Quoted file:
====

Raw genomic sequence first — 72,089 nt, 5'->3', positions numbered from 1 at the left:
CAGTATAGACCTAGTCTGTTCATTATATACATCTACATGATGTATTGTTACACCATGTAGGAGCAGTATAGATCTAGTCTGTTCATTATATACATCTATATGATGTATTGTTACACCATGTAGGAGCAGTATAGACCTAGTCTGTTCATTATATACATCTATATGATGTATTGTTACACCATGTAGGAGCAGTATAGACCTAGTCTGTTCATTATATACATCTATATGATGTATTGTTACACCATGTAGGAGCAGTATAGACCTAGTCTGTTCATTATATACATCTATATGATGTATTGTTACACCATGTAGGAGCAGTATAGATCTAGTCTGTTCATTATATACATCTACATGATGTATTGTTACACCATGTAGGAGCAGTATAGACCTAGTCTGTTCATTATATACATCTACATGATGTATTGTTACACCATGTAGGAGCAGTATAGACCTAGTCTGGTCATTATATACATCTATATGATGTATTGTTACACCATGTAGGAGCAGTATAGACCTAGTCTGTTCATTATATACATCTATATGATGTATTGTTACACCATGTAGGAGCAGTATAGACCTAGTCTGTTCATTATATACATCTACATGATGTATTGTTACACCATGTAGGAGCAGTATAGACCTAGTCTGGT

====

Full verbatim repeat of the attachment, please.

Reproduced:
Raw genomic sequence first — 72,089 nt, 5'->3', positions numbered from 1 at the left:
CAGTATAGACCTAGTCTGTTCATTATATACATCTACATGATGTATTGTTACACCATGTAGGAGCAGTATAGATCTAGTCTGTTCATTATATACATCTATATGATGTATTGTTACACCATGTAGGAGCAGTATAGACCTAGTCTGTTCATTATATACATCTATATGATGTATTGTTACACCATGTAGGAGCAGTATAGACCTAGTCTGTTCATTATATACATCTATATGATGTATTGTTACACCATGTAGGAGCAGTATAGACCTAGTCTGTTCATTATATACATCTATATGATGTATTGTTACACCATGTAGGAGCAGTATAGATCTAGTCTGTTCATTATATACATCTACATGATGTATTGTTACACCATGTAGGAGCAGTATAGACCTAGTCTGTTCATTATATACATCTACATGATGTATTGTTACACCATGTAGGAGCAGTATAGACCTAGTCTGGTCATTATATACATCTATATGATGTATTGTTACACCATGTAGGAGCAGTATAGACCTAGTCTGTTCATTATATACATCTATATGATGTATTGTTACACCATGTAGGAGCAGTATAGACCTAGTCTGTTCATTATATACATCTACATGATGTATTGTTACACCATGTAGGAGCAGTATAGACCTAGTCTGGT